UnitedHealth Group's Optum division is pushing into the Middle East with a joint venture it believes will open up a rapidly expanding market for its health IT services.
The company says a partnership with the Abu Dhabi health system Lifeline Hospital Group is just the start in the region for its $25 billion Optum unit, which includes separate businesses focused on technology, wellness and pharmacy benefits.
"We have broader ambitions," said Warren Guillett, CEO and general manager of Optum Middle East, who declined to discuss terms of the deal. "We're making a serious investment. We plan to be here for a very long period of time."
Eden Prairie-based Optum, with a worldwide workforce of 30,000, has the scale of a Fortune 100 company and has been growing at a double-digit pace. It has done business in the United Kingdom and Europe for some time, but this is its first foray into the Persian Gulf and the first time it has built a physical presence on foreign soil.
Many Middle Eastern states are rapidly moving to a U.S.-style approach to health care. Abu Dhabi in recent years has transitioned from a government-paid health care system to one where employers are mandated to provide insurance for their workers.
"Now providers have to respond to a third-party reimbursement environment, similar to U.S., and have found themselves ill-equipped to do that," Guillett said.
In Abu Dhabi, Optum will work with Lifeline to improve its billing and collections processes. Optum will set up coding systems to automate bills when patients are treated and improve Lifeline's ability to collect payment. As part of the deal, Optum absorbed about 100 Lifeline employees, and expects to quickly automate 20 to 25 percent of processes now done by hand, Guillett said.
Lifeline operates four hospitals and nine pharmacies in the United Arab Emirates and Oman.
Optum views the Lifeline partnership as a "laboratory" where it can build a technology system that can be duplicated and tailored to other hospitals and clinics.
But the company aims to make an imprint beyond providers. It also wants to bring its services and technology to insurers as well as government leaders who shape public policy.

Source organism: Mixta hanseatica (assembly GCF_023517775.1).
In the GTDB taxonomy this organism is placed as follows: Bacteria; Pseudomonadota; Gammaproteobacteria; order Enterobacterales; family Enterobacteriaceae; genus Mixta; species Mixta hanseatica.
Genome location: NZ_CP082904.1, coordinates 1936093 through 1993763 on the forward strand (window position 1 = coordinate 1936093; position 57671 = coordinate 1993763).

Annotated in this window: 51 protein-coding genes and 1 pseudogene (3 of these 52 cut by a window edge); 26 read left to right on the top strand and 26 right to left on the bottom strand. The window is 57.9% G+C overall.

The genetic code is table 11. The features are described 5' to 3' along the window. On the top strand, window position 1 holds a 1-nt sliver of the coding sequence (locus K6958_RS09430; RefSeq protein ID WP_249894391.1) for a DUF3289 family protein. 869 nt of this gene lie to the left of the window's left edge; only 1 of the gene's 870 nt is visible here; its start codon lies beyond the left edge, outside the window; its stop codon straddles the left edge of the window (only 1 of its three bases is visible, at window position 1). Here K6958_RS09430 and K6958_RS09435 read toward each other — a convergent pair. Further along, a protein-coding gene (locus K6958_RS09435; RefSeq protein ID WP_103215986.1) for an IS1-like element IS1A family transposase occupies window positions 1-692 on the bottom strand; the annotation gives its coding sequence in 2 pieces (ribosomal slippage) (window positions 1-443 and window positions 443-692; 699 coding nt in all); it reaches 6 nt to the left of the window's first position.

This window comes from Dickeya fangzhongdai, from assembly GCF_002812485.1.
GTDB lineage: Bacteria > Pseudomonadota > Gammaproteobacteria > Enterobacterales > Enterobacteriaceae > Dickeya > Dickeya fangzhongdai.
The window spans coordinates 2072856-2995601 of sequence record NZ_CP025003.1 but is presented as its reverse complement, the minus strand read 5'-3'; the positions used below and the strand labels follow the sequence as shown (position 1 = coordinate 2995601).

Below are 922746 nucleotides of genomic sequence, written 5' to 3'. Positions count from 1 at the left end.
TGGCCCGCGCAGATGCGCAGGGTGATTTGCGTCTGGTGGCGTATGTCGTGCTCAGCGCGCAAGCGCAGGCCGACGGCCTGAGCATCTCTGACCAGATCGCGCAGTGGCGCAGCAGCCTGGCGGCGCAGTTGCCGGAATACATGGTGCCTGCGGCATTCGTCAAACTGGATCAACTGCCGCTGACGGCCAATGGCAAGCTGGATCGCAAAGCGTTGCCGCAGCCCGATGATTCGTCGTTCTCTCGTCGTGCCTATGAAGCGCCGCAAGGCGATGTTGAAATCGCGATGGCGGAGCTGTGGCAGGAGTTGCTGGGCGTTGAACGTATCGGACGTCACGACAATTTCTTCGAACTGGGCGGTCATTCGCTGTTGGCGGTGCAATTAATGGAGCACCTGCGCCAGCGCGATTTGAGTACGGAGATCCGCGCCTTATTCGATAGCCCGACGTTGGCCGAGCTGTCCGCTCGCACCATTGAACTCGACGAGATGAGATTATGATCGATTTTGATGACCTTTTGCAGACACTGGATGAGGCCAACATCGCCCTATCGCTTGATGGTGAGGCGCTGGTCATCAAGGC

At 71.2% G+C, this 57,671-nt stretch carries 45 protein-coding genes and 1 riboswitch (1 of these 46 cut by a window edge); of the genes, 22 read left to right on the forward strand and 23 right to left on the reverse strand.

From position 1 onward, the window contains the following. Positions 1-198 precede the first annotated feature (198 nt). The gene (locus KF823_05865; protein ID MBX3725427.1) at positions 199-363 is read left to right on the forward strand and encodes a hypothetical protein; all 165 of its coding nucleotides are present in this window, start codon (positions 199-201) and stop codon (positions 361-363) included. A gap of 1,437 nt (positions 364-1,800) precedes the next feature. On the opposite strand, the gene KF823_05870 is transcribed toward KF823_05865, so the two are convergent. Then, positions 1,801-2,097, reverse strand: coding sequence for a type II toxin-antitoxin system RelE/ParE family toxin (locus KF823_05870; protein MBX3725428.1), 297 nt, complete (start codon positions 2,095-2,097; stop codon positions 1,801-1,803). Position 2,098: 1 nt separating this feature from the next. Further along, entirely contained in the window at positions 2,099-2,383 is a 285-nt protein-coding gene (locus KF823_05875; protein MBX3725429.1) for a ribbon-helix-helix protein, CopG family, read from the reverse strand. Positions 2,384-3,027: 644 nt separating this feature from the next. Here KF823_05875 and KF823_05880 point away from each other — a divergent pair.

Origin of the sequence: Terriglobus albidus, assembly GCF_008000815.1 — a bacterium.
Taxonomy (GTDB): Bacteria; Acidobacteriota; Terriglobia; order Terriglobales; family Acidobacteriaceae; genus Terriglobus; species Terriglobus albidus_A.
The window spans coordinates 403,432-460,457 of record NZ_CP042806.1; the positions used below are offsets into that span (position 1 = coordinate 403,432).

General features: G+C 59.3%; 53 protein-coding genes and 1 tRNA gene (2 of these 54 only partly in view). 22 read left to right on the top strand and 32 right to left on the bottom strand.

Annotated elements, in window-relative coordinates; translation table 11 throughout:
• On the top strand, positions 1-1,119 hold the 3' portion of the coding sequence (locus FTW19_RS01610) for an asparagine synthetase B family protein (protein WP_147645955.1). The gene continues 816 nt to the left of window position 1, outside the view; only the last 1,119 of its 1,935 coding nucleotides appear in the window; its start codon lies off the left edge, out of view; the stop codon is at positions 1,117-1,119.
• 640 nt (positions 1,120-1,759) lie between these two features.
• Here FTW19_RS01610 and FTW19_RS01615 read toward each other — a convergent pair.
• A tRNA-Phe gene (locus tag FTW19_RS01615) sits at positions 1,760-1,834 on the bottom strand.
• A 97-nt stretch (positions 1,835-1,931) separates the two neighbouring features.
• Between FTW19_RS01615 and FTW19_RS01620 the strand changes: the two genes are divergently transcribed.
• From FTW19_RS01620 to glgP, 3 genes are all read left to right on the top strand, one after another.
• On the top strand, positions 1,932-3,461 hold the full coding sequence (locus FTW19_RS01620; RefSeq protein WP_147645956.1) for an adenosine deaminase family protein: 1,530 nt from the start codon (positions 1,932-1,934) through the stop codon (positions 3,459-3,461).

It's a sweeping strategy driven by parent company UnitedHealth Group, the largest managed care company by revenue in the U.S., as United seeks ways to expand revenue beyond the maturing U.S. insurance market.
"I don't think there is a limited agenda here," said Jason Gurda, an analyst with Leerink Swann & Co., in New York. "They're open to whatever opportunity that comes up that they can leverage their technology and existing infrastructure."
Other U.S. health systems have a stake in the region, which is seeing rising rates of diabetes, heart disease and other chronic illnesses. The Cleveland Clinic, Johns Hopkins and George Washington University are affiliated with hospitals in Abu Dhabi. Rochester-based Mayo Clinic closed a cardiac clinic in Dubai in 2010, due to the recession.
Optum has been researching the Middle East market since at least 2007. The company will focus first on the six Arab states that make up the Gulf Cooperation Council -- Bahrain, Kuwait, Oman, Qatar, Saudi Arabia and United Arab Emirates, Guillett said.
University of Minnesota health care economist Stephen Parente, who did some work for UnitedHealth in the Middle East several years ago, said the benefits go both ways.
"There's a lot of crossover with operations," he said. "When United works with familiar parties and third parties and government agencies, they also are learning new technologies and ramping up expertise that they can apply in the U.S. and reverse-engineer back home."
Jackie Crosby • 612-673-7335